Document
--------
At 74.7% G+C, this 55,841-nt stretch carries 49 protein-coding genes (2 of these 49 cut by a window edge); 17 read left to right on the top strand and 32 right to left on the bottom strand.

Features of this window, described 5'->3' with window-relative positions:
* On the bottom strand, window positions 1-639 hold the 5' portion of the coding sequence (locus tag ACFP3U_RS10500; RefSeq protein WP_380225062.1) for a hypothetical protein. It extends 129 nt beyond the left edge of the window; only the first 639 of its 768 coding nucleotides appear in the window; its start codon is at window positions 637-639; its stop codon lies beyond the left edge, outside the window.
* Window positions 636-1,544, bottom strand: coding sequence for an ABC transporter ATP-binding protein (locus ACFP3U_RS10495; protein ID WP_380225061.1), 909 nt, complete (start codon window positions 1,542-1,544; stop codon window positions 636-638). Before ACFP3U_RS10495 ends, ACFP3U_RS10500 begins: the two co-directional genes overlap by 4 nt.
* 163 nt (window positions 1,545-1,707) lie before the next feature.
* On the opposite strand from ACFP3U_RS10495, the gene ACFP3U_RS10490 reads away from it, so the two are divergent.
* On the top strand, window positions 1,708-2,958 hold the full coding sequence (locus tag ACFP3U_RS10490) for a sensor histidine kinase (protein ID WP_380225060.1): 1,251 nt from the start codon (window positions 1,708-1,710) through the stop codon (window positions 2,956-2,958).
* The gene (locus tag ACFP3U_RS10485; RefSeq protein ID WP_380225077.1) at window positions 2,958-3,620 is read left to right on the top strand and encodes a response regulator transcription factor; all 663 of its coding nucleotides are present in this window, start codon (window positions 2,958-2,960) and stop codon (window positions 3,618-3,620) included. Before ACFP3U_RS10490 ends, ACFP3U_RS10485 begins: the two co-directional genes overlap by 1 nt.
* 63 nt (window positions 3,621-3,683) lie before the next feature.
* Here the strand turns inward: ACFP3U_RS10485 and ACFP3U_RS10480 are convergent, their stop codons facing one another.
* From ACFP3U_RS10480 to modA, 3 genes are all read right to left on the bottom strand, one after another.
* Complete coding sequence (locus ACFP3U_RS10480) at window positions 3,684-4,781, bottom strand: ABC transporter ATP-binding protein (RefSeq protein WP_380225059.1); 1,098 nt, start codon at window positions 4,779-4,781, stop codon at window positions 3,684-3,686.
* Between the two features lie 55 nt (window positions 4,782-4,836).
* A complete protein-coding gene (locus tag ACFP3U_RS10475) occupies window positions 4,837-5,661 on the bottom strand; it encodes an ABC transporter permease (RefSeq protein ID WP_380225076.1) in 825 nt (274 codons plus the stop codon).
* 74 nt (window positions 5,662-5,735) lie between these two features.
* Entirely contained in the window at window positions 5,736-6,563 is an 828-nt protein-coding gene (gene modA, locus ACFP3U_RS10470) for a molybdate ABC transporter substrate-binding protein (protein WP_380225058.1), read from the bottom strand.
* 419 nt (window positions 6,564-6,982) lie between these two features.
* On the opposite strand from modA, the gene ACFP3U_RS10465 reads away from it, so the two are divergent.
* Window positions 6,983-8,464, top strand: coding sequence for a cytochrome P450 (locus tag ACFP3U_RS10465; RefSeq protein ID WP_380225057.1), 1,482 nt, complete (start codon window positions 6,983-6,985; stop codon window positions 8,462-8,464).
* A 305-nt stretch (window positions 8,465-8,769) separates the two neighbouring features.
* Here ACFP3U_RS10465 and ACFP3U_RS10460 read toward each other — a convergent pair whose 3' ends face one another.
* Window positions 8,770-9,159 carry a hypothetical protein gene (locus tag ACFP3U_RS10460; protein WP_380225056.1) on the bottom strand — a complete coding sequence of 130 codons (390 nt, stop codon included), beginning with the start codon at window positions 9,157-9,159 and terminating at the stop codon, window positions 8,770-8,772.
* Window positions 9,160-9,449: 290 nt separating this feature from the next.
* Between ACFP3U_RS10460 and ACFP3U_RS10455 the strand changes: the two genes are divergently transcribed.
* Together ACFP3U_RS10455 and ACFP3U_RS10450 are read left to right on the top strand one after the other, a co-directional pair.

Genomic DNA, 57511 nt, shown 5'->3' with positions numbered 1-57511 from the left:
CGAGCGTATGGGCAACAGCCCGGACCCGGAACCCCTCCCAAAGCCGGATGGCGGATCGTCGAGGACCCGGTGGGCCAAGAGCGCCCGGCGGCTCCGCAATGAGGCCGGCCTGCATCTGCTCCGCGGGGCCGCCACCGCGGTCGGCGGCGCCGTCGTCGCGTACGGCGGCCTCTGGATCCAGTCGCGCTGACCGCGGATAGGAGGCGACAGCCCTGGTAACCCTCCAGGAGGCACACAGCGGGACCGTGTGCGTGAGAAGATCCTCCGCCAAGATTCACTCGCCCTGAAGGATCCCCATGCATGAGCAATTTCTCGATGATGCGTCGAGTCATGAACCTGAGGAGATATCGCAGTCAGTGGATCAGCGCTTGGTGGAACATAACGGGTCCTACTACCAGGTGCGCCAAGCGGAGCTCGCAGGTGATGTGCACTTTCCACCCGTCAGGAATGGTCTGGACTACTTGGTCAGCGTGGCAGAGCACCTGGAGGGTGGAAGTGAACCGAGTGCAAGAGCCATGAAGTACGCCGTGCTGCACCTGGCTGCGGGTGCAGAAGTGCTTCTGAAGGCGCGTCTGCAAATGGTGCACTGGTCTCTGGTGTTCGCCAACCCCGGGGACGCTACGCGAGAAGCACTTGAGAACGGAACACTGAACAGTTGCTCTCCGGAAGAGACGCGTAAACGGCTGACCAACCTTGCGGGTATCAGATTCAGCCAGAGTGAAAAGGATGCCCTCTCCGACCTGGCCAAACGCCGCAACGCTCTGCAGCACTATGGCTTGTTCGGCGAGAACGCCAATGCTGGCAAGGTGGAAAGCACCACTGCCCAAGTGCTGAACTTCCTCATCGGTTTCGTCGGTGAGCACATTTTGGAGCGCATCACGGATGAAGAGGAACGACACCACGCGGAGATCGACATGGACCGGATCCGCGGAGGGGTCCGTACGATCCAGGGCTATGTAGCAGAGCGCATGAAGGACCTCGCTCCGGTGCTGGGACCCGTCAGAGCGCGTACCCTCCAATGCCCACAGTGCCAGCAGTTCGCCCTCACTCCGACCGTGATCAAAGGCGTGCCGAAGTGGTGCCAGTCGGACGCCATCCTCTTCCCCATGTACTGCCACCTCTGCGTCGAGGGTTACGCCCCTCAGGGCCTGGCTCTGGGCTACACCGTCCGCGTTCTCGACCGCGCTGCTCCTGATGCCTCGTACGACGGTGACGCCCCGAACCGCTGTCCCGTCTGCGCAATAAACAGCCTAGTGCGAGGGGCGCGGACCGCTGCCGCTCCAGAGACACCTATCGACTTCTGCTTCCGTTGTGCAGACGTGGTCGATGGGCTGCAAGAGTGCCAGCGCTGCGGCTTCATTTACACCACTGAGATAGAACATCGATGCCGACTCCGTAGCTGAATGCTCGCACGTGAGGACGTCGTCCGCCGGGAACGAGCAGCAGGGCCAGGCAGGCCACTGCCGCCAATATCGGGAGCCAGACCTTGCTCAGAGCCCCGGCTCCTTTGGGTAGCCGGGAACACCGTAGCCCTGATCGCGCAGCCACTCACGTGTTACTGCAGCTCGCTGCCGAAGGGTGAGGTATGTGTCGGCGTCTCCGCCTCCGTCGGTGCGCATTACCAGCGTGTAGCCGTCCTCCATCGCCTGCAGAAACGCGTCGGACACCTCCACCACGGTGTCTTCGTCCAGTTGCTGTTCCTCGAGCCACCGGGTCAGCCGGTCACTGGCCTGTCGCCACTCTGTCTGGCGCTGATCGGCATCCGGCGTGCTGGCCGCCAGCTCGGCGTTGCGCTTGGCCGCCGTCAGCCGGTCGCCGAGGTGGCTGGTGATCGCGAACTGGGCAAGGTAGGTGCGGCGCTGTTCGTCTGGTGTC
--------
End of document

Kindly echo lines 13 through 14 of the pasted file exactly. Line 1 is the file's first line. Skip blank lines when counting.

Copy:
* Between the two features lie 55 nt (window positions 4,782-4,836).
* A complete protein-coding gene (locus tag ACFP3U_RS10475) occupies window positions 4,837-5,661 on the bottom strand; it encodes an ABC transporter permease (RefSeq protein ID WP_380225076.1) in 825 nt (274 codons plus the stop codon).